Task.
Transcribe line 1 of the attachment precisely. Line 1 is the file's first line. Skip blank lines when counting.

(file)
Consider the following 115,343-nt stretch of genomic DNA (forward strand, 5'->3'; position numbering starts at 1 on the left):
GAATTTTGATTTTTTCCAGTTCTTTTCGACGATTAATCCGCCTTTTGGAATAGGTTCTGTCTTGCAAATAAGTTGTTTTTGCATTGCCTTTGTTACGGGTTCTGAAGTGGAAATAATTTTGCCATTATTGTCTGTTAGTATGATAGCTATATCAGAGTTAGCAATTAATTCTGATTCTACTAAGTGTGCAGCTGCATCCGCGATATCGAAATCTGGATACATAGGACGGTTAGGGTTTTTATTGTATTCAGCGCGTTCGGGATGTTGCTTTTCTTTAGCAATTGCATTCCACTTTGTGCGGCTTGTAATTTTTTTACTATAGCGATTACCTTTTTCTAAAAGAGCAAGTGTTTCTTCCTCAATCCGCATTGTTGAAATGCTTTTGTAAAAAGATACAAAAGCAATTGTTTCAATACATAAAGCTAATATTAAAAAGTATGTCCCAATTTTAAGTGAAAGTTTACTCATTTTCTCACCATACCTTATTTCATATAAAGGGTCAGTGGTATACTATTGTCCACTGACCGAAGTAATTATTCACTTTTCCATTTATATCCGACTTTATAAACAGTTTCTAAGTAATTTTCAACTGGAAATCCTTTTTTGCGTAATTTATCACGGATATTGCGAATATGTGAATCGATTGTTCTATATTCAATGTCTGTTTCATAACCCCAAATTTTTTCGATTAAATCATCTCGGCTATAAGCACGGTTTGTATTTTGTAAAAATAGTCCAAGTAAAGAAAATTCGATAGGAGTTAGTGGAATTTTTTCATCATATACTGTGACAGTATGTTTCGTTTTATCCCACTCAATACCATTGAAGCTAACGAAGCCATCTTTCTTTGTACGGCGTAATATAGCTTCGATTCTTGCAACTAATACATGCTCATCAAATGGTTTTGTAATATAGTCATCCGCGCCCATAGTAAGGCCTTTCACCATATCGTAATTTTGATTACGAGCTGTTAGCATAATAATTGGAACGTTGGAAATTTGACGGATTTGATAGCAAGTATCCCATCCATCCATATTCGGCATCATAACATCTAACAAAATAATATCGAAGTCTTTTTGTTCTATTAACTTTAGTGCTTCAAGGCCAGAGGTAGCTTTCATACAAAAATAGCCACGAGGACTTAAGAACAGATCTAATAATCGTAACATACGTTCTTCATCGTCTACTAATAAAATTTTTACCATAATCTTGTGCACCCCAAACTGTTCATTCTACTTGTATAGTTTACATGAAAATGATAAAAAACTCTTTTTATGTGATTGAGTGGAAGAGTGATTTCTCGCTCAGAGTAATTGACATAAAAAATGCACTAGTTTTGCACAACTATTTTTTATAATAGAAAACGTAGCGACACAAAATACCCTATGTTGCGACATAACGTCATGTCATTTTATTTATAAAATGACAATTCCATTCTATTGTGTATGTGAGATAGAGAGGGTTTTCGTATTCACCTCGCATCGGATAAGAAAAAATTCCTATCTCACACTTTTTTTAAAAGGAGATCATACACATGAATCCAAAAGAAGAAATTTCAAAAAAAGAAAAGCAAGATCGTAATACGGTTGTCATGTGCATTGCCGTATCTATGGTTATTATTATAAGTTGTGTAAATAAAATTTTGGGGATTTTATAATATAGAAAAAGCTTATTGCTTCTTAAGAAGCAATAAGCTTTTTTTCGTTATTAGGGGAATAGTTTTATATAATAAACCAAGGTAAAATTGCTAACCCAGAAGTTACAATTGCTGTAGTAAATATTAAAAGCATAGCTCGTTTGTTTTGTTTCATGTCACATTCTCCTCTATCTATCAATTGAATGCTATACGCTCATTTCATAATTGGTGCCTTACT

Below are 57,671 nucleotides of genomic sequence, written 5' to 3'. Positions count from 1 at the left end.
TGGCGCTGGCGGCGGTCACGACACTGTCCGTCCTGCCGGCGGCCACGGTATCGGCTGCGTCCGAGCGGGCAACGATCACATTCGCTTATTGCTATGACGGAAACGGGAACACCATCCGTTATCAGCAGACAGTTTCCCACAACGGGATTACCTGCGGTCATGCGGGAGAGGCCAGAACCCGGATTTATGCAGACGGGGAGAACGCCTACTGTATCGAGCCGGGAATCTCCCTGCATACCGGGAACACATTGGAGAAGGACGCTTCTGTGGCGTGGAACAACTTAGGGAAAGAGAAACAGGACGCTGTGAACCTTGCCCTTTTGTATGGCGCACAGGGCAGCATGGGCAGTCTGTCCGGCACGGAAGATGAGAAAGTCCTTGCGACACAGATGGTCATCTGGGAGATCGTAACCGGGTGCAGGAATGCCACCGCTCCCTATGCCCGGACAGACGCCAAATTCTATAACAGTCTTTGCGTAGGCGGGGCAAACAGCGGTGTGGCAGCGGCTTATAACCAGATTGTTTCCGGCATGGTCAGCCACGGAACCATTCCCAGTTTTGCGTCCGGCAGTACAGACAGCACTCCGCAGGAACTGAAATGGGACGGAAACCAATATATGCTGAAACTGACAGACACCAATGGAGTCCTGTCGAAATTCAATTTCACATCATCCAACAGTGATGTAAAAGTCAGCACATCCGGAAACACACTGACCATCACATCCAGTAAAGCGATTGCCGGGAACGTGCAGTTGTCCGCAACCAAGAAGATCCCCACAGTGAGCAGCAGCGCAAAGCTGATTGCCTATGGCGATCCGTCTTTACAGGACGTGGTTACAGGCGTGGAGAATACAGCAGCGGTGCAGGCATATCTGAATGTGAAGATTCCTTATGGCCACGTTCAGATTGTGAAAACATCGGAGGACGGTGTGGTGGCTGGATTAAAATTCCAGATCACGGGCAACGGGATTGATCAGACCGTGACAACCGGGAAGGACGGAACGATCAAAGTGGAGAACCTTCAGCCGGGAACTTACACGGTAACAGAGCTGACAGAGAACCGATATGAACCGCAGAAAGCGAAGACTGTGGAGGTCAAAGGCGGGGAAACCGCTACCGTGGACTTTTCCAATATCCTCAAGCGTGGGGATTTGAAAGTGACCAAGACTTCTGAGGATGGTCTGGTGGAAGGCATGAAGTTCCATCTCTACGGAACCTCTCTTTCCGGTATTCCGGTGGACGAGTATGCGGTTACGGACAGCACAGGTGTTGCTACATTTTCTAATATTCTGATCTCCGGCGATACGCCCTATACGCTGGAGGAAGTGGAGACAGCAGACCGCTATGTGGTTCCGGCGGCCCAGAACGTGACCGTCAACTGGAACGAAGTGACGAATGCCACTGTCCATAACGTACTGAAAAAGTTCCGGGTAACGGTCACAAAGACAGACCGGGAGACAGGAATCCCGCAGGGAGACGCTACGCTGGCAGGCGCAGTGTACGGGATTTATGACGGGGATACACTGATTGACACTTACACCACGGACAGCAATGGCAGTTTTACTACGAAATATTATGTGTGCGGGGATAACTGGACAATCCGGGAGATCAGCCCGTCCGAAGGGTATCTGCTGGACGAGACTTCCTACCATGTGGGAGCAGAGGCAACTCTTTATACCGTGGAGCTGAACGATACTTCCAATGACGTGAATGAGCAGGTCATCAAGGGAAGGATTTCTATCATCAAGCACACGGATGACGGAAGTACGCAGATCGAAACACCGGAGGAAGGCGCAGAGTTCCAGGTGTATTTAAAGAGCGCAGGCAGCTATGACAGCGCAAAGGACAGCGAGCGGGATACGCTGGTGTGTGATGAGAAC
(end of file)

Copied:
Consider the following 115,343-nt stretch of genomic DNA (forward strand, 5'->3'; position numbering starts at 1 on the left):